II. The young protagonist, Aurora, grows through her battles in a dangerous world. Coming-of-age stories are about the loss of protection and the discovery of vulnerability in a dangerous and unforgiving world. The internet has had its own coming-of-age progress. It is grown from a nascent state of limited, careful users who protected and cared for it to being used by billions of people every day, with billions of dollars spent maintaining and attempting to control or harness it in one way or another. From businesses who use the internet to conduct business, to businesses whose business is conducting internet through cables and wireless transmissions, to government agencies to anarchist hackers, everyone wants to govern the data of the internet.

III. So, in response to the rising threat of hackers and errors, passwords and encryption became ubiquitous. But despite putting a deadbolt on the door, the data frequently seeps through cracks at the hinges or under a window left slightly ajar. Think about the ways our “data” escapes our control:

– Large-scale Database hacks (PlayStation Network, HomeDepot, Target, AT&T, Steam, etc.)

– Private, small hacks (phishing scams, ATM card readers, discarded paper mail, keylogging)

– Third party purchases of data.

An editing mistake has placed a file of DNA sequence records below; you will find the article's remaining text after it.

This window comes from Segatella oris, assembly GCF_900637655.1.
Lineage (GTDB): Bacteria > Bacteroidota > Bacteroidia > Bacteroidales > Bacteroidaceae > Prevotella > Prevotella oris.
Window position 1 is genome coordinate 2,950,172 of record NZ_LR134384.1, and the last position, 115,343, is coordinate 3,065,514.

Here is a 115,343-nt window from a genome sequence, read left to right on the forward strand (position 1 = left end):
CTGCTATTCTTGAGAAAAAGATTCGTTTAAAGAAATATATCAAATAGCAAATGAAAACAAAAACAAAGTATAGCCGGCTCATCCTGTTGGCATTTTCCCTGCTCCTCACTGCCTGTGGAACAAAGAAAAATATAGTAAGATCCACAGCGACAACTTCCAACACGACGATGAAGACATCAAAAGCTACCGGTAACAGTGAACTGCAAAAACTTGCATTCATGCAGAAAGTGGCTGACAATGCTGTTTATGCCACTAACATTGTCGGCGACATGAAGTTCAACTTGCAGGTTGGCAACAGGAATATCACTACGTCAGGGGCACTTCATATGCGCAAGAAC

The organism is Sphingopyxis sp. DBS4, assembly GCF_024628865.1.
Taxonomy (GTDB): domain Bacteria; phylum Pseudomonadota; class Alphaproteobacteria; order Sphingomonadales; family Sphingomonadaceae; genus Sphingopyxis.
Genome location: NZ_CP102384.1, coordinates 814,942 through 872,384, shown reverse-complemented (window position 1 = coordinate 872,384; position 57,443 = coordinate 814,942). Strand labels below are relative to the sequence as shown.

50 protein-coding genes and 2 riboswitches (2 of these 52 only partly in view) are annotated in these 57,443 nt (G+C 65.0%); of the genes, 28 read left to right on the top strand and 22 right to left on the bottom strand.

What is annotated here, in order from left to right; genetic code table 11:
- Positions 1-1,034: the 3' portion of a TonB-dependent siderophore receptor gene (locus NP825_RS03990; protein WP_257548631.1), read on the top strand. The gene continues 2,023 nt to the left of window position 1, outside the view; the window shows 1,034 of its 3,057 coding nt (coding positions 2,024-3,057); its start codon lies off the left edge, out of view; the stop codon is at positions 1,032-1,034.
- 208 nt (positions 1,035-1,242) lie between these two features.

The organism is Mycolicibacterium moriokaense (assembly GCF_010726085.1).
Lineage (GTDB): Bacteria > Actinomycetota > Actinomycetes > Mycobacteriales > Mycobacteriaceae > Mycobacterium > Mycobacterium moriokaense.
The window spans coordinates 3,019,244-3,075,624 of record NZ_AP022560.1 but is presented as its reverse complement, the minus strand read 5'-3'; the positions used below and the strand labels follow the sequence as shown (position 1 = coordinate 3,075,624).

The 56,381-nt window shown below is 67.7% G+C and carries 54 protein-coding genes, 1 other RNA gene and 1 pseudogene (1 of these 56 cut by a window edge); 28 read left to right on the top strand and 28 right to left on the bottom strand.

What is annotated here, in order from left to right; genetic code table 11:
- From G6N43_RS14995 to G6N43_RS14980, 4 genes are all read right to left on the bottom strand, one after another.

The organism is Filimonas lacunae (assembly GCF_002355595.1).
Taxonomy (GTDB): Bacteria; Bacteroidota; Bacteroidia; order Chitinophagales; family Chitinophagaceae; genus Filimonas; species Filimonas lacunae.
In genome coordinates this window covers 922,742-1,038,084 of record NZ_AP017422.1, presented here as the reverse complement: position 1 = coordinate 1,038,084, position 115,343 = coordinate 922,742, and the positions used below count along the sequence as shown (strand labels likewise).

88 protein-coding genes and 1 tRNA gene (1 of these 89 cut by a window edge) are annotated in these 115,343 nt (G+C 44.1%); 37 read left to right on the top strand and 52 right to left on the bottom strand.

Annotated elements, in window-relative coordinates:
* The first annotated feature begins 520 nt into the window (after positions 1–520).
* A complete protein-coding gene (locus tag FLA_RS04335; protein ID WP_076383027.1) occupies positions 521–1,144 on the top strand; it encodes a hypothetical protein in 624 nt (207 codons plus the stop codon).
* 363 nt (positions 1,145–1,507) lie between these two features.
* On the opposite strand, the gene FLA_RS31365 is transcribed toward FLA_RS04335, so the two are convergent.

-We carelessly or inadvertently publish our own data without realizing it, or thinking about the consequences.

We don’t hear about a lot of people losing their data because of weak personal  passwords. In the 80s and 90s (and sometimes beyond), most films that depicted some kind of cybersecurity breach showed someone sneaking into a researched area and guessing (or using a previously obtained) a password.  I have a constant background fear for my data, but not because I think someone might guess one of my passwords. It’s because my data is already out there, entrusted to dozens of companies.

IV. In Child of Light, combat allows for either physical or magical attacks. Each character has corresponding defensive stats for each kind of attack: physical resistance and magical resistance (nothing new for the RPG genre); high physical resistances do nothing to protect against magical attacks. In the same way, my setting an extremely strong, 28-character login for my laptop does not protect my credit card information from getting stolen from the servers of Steam or AT&T or AcmeCorp. (Hopefully, their hash functions do!)

As we come of age, we learn to lock doors to houses and cars, and exercise basic, sound judgment about safety in public. People need to become educated about cybersecurity. Everyone, from the most average consumer purchasing on Amazon, to network and IT administrators of large corporations and government offices, needs to think about what the real threats are and what measures are helpful and productive in protecting data. Given the way data has been compromised in the last two years, I am inclined to think that monthly password changes with the usual set of enormously restrictive requirements is not always the best or most pertinent protection.